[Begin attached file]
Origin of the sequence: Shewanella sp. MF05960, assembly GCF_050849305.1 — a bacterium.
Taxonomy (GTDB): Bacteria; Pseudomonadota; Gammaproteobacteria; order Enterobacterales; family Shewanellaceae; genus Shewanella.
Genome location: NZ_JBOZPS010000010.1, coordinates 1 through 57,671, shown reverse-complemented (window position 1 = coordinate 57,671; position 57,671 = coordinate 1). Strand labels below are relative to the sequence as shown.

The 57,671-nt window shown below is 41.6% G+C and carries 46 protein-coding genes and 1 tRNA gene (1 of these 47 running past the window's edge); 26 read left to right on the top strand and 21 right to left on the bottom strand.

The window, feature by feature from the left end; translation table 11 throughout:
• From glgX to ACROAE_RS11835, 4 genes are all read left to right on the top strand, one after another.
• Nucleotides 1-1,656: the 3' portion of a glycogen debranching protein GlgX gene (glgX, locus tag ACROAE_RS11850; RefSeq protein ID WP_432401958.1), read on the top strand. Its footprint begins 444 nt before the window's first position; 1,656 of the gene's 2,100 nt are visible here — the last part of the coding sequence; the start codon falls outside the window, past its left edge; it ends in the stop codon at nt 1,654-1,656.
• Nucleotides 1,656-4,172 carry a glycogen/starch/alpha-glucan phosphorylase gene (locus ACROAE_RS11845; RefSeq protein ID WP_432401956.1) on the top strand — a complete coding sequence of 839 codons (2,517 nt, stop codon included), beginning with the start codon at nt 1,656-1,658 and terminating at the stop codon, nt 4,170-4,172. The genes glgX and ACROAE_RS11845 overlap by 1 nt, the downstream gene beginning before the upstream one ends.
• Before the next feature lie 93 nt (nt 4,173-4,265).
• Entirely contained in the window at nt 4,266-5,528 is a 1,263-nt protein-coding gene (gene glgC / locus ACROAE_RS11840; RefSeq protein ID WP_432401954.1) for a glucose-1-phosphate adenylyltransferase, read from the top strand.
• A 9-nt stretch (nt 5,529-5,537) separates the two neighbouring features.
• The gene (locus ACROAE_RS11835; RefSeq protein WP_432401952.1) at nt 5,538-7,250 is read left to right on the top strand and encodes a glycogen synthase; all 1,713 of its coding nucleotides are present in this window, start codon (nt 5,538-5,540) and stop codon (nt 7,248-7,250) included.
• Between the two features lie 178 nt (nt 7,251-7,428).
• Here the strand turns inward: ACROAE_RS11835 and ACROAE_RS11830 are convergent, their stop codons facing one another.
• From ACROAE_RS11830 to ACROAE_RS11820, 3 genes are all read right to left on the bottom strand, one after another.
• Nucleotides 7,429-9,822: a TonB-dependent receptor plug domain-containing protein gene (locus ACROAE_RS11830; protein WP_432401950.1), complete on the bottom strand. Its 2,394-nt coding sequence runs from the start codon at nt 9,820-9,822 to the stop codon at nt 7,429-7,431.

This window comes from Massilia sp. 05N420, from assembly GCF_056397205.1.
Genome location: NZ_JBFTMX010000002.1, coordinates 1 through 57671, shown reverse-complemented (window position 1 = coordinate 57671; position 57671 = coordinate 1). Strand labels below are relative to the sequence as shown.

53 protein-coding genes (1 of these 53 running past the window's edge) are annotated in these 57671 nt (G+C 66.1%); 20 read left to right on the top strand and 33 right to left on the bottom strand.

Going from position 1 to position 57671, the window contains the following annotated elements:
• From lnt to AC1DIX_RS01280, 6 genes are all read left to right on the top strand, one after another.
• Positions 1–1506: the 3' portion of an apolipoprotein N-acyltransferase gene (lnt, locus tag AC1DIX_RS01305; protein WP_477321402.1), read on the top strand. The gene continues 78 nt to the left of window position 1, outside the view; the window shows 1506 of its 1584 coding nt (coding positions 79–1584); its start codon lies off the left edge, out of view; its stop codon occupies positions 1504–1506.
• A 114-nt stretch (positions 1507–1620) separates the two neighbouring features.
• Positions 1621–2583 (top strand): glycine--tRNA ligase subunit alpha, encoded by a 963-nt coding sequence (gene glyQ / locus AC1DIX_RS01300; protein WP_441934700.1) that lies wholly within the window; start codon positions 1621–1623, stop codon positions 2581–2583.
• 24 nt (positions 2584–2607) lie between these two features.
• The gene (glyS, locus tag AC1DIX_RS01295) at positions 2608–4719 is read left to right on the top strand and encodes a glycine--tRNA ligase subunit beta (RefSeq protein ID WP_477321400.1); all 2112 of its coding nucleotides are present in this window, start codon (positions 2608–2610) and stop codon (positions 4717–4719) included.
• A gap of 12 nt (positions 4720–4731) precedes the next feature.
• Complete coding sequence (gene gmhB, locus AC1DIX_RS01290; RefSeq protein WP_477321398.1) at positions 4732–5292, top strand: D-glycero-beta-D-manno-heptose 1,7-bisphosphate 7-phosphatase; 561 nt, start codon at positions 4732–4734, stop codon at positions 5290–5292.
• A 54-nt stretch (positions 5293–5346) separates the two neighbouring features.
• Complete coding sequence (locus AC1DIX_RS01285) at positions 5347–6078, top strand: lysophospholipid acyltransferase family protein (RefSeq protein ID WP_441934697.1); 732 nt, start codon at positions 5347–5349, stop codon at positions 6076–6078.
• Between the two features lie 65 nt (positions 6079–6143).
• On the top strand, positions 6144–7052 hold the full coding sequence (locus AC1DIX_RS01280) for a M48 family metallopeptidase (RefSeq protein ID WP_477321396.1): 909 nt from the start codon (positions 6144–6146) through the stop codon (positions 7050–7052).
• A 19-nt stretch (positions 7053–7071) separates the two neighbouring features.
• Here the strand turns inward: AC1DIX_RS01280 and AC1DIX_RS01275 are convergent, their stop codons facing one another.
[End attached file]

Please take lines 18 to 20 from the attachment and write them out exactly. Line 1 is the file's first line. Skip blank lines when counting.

Genome location: NZ_JBFTMX010000002.1, coordinates 1 through 57671, shown reverse-complemented (window position 1 = coordinate 57671; position 57671 = coordinate 1). Strand labels below are relative to the sequence as shown.

53 protein-coding genes (1 of these 53 running past the window's edge) are annotated in these 57671 nt (G+C 66.1%); 20 read left to right on the top strand and 33 right to left on the bottom strand.

Going from position 1 to position 57671, the window contains the following annotated elements: